China Red Sandalwood Museum, the nation's first and largest private museum, will send a selection of its treasured red sandalwood furniture and sculptures for display at Taipei 101, the financial center in Taiwan.
Entitled Secret of Red Sandalwood, the exhibition, showcasing the culture of home decoration in the Ming (1368-1644) and Qing (1644-1911) dynasties and the craftsmanship of red sandalwood furniture making, will be on from Sept 27 and will last for three months.
Red sandalwood is one of the most precious timbers on earth. A sandalwood tree can only grow one-third of a meter in 500 years, and up to 90 percent of mature trees are hollow and not suitable for making furniture. Therefore, as the old saying goes, "it grows an inch a century and an inch has the value of pure gold of similar size".
Founded in September 1999 by Chan Laiwa, who was named the richest woman on the Chinese mainland by Forbes magazine, China Red Sandalwood Museum's collection is impressive. The museum, spread over 9,569 sq m, has more than 300 pieces of precious red sandalwood furniture from the Ming and Qing dynasties on display. Some 2,000 pieces have come from Chan's workshop next to the museum over the past years.
Struck by the exquisite beauty of red sandalwood furniture in her aristocratic Manchu family home as a child, Chan's passion for them grew early on. "The museum is a place to showcase the treasures, to inherit and pass on the unique culture and art of red sandalwood," says the 68-year, who prefers to be called the curator of the museum.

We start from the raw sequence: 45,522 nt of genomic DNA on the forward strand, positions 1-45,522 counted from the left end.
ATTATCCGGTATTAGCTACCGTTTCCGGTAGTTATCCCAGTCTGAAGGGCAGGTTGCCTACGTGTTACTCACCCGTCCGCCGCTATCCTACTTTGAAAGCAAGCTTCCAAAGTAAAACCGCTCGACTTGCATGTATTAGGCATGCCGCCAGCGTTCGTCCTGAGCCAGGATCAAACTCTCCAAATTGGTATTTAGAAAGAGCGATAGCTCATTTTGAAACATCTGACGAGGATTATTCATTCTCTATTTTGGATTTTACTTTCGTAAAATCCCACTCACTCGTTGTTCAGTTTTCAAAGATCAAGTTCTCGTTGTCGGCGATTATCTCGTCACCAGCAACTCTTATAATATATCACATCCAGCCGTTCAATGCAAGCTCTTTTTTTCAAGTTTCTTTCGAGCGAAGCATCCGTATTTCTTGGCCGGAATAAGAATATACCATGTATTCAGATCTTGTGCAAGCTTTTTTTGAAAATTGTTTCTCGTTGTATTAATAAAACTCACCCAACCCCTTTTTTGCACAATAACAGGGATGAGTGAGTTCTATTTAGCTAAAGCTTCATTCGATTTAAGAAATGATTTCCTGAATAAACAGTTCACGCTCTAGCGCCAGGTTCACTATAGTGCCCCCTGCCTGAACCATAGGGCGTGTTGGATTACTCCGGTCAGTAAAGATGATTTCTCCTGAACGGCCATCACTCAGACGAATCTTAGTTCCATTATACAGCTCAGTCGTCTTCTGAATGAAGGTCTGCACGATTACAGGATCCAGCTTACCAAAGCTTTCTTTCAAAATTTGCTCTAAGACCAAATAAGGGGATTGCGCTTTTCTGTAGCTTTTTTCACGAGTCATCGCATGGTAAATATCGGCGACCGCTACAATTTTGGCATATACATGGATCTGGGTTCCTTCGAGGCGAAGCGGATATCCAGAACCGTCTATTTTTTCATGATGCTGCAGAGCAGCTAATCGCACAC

"It is not just a kind of wood, but an art form that is one of the best examples of Chinese culture and traditions. It will thrive forever. And I am looking forward to the Taipei exhibition where Taiwanese people would get a glimpse of the treasures from the mainland," she adds.
Over the past 10 years, Chan's collection has toured around the world, including a display in the Aichi Expo in Japan in 2005. She also donated pieces to Beijing's Palace Museum, the Smithsonian Institute in the United States, the British Museum in London, the Dresden Museum in Germany and the Chateau de Chambord in France.
The Taipei exhibition also celebrates the 10th anniversary of the Red Sandalwood Museum. In addition, The Red Sandalwood Marriott Executive Apartments opened last Saturday to mark the anniversary. Built north of the elegant, traditionally ornate museum, the luxury apartments complete Chan's Red Sandalwood Complex in Beijing's eastern suburb of Tongzhou.